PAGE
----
“I don't want to be Hong Kong! It is very important that we stand up for our democracy and our freedom”. Jimmy Tsang, a student of 24 years at the National University of Taiwan, emphasizing each of his words by waving a green flag, the color of the Democratic Progressive Party (DPP) chairwoman Tsai Ing-Wen. While waiting for the leading taiwanese appear on your massive closing rally of the campaign before the election this Saturday in the island, other young people who listen to him, nodding with the head and waving of flags.
In these presidential and legislative elections is in the game, what the political course will continue to the island, a key piece on the chessboard of geopolitics, asia which China considers an inalienable part of its territory and that it has in Washington to its major military ally. And a group key to do so can result young people as Tsang: those under 30 years account for one-sixth of the electoral census, 3.1 million of the 19.3 million of voters. Of them, they are called to vote for the first time 1.8 million, those falling between 20 and 23 years old. A number enough to tip the scale toward one candidate or another, or to decide which party gets the 57 seats needed to become the majority. According to surveys, up to two-thirds of younger voters, such as Tsang, support Tsai in front of his main rival, Have Kuo-yu, of the conservative Kuomintang.
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The progressive agenda of the DPP and the president, that enforces measures such as the approval of homosexual marriage, it is more attractive among young people. And the message of the campaign Tsai, the defense of democracy and freedoms in front of a China on the rise, has been reinforced by the protests since this summer in Hong Kong against Beijing and in favor of democracy.
At his side, the proposals Have been and the Kuomintang of an approach to Beijing that serve to improve the economy seem to fall on deaf ears: “increased wealth is not the priority of young people. They are concerned about human rights, equality, the environment. Supporters Have been, are, above all, middle-aged people,” said the professor Chen Kuang-Hui, National University Chung Chen.
The young people of the island have been followed with avidity the events in Hong Kong. Like their peers in the autonomous territory, are increasingly less likely to identify with their ancestors are chinese and tend to be regarded as exclusively taiwanese, unlike the generation of their parents and their grandparents.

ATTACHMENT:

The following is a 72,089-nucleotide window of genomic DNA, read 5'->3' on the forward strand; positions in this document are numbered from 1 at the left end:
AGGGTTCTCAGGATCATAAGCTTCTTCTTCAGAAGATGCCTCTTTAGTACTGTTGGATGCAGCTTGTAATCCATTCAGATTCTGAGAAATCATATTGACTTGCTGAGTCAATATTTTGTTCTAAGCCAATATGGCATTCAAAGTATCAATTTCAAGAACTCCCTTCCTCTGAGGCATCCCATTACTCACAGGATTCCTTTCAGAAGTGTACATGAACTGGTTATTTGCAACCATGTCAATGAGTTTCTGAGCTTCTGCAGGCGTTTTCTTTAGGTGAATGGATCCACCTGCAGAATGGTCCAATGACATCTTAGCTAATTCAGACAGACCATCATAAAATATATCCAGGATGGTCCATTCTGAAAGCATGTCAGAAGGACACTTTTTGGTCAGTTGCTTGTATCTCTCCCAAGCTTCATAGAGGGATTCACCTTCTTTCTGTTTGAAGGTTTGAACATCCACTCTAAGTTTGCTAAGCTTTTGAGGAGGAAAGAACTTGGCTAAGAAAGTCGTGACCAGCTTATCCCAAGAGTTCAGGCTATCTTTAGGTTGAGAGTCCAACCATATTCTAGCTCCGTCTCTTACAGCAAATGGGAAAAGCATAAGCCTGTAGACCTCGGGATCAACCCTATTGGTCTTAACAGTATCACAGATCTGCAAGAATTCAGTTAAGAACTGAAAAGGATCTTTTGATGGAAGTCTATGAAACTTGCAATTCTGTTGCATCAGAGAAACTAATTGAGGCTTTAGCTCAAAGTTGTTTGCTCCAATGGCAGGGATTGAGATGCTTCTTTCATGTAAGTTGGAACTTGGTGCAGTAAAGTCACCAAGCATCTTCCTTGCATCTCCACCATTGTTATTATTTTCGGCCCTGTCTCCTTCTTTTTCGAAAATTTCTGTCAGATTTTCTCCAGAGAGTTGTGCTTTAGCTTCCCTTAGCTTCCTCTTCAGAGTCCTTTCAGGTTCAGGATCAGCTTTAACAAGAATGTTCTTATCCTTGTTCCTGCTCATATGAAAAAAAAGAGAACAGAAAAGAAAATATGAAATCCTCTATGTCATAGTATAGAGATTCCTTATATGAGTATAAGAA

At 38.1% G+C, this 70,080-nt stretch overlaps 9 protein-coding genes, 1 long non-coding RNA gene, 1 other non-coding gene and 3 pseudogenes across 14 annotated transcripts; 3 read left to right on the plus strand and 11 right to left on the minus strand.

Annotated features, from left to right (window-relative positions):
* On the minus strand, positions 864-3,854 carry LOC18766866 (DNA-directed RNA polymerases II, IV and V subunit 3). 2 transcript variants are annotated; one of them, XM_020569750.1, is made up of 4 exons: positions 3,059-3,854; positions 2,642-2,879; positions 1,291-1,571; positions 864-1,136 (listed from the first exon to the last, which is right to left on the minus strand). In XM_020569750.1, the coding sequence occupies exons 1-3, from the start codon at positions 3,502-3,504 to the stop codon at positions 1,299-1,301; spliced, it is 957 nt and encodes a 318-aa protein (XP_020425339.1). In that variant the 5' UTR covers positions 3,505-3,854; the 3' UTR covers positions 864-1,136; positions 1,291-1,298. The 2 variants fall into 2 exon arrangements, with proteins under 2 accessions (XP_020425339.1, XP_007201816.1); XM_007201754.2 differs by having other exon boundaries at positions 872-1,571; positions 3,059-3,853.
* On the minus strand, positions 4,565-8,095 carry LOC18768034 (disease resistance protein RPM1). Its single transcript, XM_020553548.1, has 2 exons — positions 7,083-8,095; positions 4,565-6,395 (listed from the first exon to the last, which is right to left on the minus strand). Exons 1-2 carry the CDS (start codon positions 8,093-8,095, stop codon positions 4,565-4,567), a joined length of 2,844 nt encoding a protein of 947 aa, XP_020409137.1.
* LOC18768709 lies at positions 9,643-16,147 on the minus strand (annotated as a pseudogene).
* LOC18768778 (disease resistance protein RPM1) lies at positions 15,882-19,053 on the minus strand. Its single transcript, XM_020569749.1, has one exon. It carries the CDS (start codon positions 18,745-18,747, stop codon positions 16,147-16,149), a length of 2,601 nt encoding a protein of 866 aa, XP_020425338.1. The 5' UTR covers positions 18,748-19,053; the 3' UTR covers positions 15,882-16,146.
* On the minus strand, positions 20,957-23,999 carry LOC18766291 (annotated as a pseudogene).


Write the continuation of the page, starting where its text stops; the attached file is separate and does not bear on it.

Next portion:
“In Hong Kong the Police shoot the people because the people do not want to obey what it says to China,” says Emily Lee, that your 20 years will be released this Saturday at the polls and has attended the rally of Tsai dressed in green, along with several classmates. “We don't want to be the following. We are lucky to have democracy and freedom, something that everyone wants, and we have to protect them. We are not China. We are a separate nation, distinct from China.”
it Is a message that the own Tsai has reiterated in his campaign and repeated in his rally, where each message of support to the former colony was received with applause and waving some flags in favour of the independence of Hong Kong. “The young people of Hong Kong have shown us with their blood and tears that the ‘one country, two systems’ (the principle which guarantees the former british colony's freedoms that do not exist in mainland China, and that Beijing offers to Taiwan) is not possible. Tomorrow, Saturday it is the turn of our young people in Taiwan, and to demonstrate that the value of democratic freedoms overcomes all obstacles”, harangued from the stage, between the enthusiasm of the tens of thousands of people present.
The president, who throughout the campaign has resorted to memes and videos to cultivate the new voters, appeared at the rally surrounded by young people, in a new nod to that segment of the population that is essential.
His rival, Han Kuo-yu, has also tried to appeal to the youth vote with promises of providing credit to start-ups and promote programs of student exchange. Although between the large -and very enthusiastic - audiences who attended his final meeting in Taipei, 24 hours before the of Tsai and in the same place, which abounded were the supporters of middle-aged up.
“Both parties have put a lot of interest in mobilizing their voters... especially the DPP, who is concerned for their younger voters. If you do not come out to vote, it is possible that you Have get a greater proportion in the final results,” says professor Chen.
The risk of abstention is always present in Taiwan, where the participation has tended to be lower from that achieved a maximum of 82% in the elections of the year 2000 and that in 2016 was around 66%. A contributing factor is the absence of the vote-by-mail, which requires the parties concerned to return to their places of origin to be able to deposit your ballot.
Chen points out another factor that may hinder the DPP its goal of mobilizing the youth vote: “we don't like to Have, but Tsai also drives them crazy. To them the DPP is a party of old, traditional, not very different from the Kuomintang. Prefer more games new, such as the People's Party, Taiwanese, or the Party of the New Power”. One of their political favorites is Freddy Lim, 43 years old and a singer in a group of death metal, whose party, the New Power, has allied itself with the DPP against Beijing.
The professor Pao Cheng-Hao, of the Tamkang University, agrees. Although in these elections, he says, it is likely that the vote young man to tilt to Tsai, this does not mean that these ballots is going to go to the DPP in the elections of the future. “The youth are waiting for someone they deem better,” he says.
even Though it is for electoral events in the future. Now, says Jimmy Tsang, “are more important than ever. We don't want China too close.”Date Of Update: 10 January 2020, 21:00